Gowin, Emmet

Author

Emmet Gowin

Born:
Virginia, 1941

Description

Emmet Gowin was born in 1941 in Danville (Virginia). His father was a Methodist minister and his mother came from a Quaker family. At sixteen years old, impressed by a photograph by Ansel Adams, he borrowed his father’s camera in order to start to take photographs. In 1961 he attended the Richmond Professional Institute and become interested in humanist photography and abstract painting; this is where he met his future wife, Edith Morris, whom he married in 1964. During his first trip to New York he met Robert Frank, who recommended that he continued his studies under Harry Callahan at the Rhode Island School of Design, in Providence. In 1965 he put together his first book, dedicated to African American churches.

During his vacation time in Danville his interest for family photography is born, with a particular emphasis on Edith’s family. In 1967 he starts teaching classes at the Dayton Art Institute, thereby commencing a teaching practice that he would carry out for over four decades. This is where his first individual exhibition takes place and where he has a crucial encounter with the poet, artist and photographer Frederick Sommer. After a number of exhibitions and growing public interest in his work, in 1971 the MoMA in New York presents an exhibition juxtaposing Emmet Gowin’s photography with that of Robert Adams.

In the 1970s his interest in the landscape surrounding several generations of his wife Edith’s family grows and he becomes a teacher at Princeton University from 1973 and keeps this position until his retirement in 2009. Among the several generations of photographers that would pass through his studio classes were Andrew Moore, Laura McPhee, David Maisel and Fazal Sheikh. In 1976 he publishes his first monographic, Emmet Gowin: Photographs, which marks the first step in the international recognition of his work, while he also holds conferences and workshops in institutions such as the MoMA, Yale University, M.I.T. and Duke University.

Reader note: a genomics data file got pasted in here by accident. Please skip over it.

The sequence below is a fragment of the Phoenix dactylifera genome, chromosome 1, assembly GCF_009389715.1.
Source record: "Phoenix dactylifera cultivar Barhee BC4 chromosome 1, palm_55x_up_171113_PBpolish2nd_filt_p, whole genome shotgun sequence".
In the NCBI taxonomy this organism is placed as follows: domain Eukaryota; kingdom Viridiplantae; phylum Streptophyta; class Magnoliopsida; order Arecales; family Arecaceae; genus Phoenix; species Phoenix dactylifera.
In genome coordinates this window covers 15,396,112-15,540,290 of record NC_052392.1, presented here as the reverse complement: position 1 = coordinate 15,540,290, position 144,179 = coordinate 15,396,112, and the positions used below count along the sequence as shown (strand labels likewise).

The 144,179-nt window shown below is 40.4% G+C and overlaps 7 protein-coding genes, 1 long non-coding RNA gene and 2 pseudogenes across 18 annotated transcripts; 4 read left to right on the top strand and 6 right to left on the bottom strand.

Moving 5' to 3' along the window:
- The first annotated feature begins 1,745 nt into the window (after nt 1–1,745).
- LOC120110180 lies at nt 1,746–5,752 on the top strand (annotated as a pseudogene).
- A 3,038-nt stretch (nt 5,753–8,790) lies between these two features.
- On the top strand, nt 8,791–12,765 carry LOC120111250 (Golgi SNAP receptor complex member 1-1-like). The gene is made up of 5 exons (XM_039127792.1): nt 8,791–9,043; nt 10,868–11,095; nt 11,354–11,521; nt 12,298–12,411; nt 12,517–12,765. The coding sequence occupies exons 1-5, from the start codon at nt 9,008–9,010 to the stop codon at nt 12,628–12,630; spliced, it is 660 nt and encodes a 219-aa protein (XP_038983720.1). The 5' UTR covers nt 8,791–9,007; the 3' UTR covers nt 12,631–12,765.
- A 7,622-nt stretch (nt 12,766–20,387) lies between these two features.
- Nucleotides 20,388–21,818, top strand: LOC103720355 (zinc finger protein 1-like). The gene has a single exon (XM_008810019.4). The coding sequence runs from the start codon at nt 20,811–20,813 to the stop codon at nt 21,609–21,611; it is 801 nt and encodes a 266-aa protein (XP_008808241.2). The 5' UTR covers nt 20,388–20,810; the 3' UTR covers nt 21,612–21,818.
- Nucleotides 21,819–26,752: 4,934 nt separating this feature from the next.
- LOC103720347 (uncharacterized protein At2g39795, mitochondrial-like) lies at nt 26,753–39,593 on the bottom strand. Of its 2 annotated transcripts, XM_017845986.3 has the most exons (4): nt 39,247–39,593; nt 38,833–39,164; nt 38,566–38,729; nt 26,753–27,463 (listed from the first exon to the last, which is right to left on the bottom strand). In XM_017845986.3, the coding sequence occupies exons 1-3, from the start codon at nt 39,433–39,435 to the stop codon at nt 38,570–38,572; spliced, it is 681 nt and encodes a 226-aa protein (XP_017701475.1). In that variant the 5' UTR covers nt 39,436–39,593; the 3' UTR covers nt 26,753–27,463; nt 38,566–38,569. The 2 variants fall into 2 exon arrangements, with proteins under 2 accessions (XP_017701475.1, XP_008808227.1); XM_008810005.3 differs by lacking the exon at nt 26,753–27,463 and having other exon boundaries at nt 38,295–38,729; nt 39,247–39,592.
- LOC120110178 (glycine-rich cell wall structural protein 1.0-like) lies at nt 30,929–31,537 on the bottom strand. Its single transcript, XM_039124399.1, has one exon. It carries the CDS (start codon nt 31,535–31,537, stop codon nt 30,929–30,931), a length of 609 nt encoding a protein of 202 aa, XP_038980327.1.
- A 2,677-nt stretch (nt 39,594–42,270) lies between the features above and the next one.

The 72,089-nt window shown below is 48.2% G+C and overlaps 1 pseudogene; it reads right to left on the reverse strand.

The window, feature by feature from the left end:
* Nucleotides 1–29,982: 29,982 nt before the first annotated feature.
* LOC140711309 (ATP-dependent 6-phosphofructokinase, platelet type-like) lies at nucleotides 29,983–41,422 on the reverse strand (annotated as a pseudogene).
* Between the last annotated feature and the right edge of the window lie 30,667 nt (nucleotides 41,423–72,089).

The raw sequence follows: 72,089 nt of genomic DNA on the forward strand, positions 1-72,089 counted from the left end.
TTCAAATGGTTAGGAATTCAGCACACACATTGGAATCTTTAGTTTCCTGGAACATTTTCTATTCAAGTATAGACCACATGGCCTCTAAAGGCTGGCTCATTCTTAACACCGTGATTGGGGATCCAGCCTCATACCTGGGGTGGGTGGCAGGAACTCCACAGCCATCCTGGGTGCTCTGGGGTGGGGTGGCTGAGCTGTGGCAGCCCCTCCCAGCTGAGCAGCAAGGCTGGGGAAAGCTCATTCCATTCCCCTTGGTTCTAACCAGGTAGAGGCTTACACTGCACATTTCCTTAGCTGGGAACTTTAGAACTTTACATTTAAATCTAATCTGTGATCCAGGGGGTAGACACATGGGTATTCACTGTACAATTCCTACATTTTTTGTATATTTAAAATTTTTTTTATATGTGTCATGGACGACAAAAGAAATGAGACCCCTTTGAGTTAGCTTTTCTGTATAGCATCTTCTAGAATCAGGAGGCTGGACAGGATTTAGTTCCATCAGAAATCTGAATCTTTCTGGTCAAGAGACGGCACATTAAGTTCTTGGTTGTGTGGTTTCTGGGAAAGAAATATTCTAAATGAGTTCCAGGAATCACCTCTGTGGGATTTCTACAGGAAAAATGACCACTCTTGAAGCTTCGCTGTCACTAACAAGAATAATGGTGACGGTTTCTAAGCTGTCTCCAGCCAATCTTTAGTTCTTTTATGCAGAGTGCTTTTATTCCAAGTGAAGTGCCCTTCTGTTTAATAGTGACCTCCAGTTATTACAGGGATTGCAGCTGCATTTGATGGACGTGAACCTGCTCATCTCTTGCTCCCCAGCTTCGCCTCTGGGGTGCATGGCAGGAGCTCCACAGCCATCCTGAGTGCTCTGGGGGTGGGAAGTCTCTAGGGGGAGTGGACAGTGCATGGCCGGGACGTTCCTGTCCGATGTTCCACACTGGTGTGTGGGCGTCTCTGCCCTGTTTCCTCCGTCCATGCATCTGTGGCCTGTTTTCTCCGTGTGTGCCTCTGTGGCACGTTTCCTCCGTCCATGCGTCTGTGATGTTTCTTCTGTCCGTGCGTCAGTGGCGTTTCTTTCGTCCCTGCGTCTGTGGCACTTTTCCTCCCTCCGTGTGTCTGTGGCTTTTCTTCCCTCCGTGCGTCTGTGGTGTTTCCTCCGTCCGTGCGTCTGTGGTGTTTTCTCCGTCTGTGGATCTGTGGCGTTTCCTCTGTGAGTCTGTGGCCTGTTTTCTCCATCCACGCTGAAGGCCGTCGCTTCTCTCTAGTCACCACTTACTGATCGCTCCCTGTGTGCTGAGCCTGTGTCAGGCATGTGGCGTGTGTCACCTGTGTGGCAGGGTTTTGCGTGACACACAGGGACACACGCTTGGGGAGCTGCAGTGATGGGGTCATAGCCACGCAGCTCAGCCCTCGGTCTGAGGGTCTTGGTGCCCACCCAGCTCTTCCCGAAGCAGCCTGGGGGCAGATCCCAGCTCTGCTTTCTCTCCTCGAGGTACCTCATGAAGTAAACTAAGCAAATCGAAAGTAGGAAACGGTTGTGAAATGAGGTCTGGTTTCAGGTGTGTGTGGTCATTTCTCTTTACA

In 1980 he visits Mount St. Helens, a volcano that had begun to erupt in May of that same year. This is where his interest in aerial photography begins and continues with his photographs of the Hanford nuclear site in Washington State and other North American landscapes devastated by erosion or by man; images that he will present years later under the title Photographs: Landscape in the Nuclear Age and Emmet Gowin: Aerial Photographs. In 1990 the retrospective exhibition entitled Emmet Gowin / Photographs: This Vegetable Earth Is But a Shadow is unveiled at the Philadelphia Museum of Art. Outside of the United States he has photographed the city of Matera in Southern Italy, carved out of the rock; the Petra archeological site in Jordan; the Cappadocian region in Turkey; the volcanoes in Japan and several parts of the Czech Republic, Israel and Kuwait.

In 2001 he presents Close to Life: Photographs of Edith at the Pace/MacGill gallery in New York, demonstrating his continued interest in intimate photography. The following year, the Changing the Earth exhibition gathers together a select compilation of his photography which is displayed in several North American institutions, while the art school of the Nihon University in Tokyo dedicates a retrospective to him that covers his work from 1967. In 2006, Pace/MacGill unveils the exhibition and publishes the catalog for Mariposas nocturnas: Edith in Panama, a series which once again reflects his interest in intimate photography, while Princeton University grants him the Award for Distinguished Achievement in the Humanities. In 2009 he retires from his post at Princeton after thirty-six years devoted to teaching. A few years later he produces new aerial photographs of rural settings in the province of Granada (Spain) which were placed on view for the first time in a retrospective which Fundación Mapfre dedicated to him in 2013. Emmet Gowin currently lives with his wife in Newtown (Pennsylvania) and continues to work as a photographer, speaker and professor emeritus at Princeton.